The Long Lens blog: Photography with added snaps, art and culture

The photography site for sore eyes. Featuring: Art, photography, performance and theatre. With extra writing because I'm also a writer.

NBC iVillage, two pugs and a photograph

This photograph has had 1,600 views on flickr. I posted it in 2005.

Mickey & Arthur dressed up

This week I had an editorial request to use it. I get many of these through my photos on flickr. Whether they come from Swiss airline magazines, British online map companies or football magazines they always have one common theme – ‘we can’t pay you but…’

You know the rest. The request to use this image was from iVillage, which is now owned by NBC the American TV network.

Ignoring the fact that I was addressed to as Lauren, here is the email I received from iVillage’s Michelle Menner (who I shall refer to as Steve):

Hi Lauren,

I’m with NBC’s iVillage and am working on a feature about people who love their pets. Came across the photo of your adorable pugs in bug costumes and would love to use it as a part of a photo slideshow on the iVillage website.

Here’s a link to the specific

If you’re interested, please send the photo, photo description (pet’s name, what’s happening), and credit information (photographer name, city, state) to by Friday, June 24.

The feature will run in the next few weeks.

Thank you.

Michelle Menner

iVillage | Pregnancy + Parenting

I have refused every request to use my photography in an editorial publication unless payment has been offered. Only once has a fee subsequently been agreed.

At this point I can’t stress strongly enough that you should never allow free use of your images, particularly for a profit-making agency or publication. If they get paid for their work, you should get paid for your work*.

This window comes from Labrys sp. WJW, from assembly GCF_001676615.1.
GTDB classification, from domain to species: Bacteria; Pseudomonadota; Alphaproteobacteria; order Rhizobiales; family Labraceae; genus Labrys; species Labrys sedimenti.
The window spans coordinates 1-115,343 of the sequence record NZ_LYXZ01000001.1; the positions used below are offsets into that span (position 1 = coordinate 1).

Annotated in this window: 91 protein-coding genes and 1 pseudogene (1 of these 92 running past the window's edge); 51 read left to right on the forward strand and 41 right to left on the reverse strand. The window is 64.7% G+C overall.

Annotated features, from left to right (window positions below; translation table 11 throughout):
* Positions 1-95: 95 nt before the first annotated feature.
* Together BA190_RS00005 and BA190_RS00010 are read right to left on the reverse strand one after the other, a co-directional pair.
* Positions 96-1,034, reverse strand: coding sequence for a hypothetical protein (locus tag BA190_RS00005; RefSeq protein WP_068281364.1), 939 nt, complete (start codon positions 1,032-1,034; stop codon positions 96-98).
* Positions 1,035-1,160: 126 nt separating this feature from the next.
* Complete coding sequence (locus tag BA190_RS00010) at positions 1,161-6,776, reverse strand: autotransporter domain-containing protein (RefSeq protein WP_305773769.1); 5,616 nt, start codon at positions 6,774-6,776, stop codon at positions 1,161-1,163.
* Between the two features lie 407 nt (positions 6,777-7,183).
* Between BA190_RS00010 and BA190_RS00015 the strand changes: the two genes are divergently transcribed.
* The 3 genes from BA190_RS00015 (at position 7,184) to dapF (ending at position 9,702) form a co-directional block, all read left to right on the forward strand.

Even if you are flattered, have never had a photo published before or are new to photography and looking to gain experience – never ever offer to work for free or allow your work to be used for free. It’s idiotic and undermines the entire industry to the point where you can’t complain about not being able to get aid for work later in your career because some other novice is offering work without payment.

For this request of the two pugs, to be included in a slideshow which I deemed was more of a promotional platform for my work, I decided I would allow the photograph to be used – but only after clarifying copyright and usage terms. So I emailed Steve back.

I received no reply.

It seems that organisations like NBC not only want images for free – they also can’t be bothered to agree not to sell on your image for profit or promise that they won’t grab the copyright off you.

*The only exception to this rule is if the publication is actually publicising your work or project.

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This entry was posted on June 26, 2011 by in Uncategorized.
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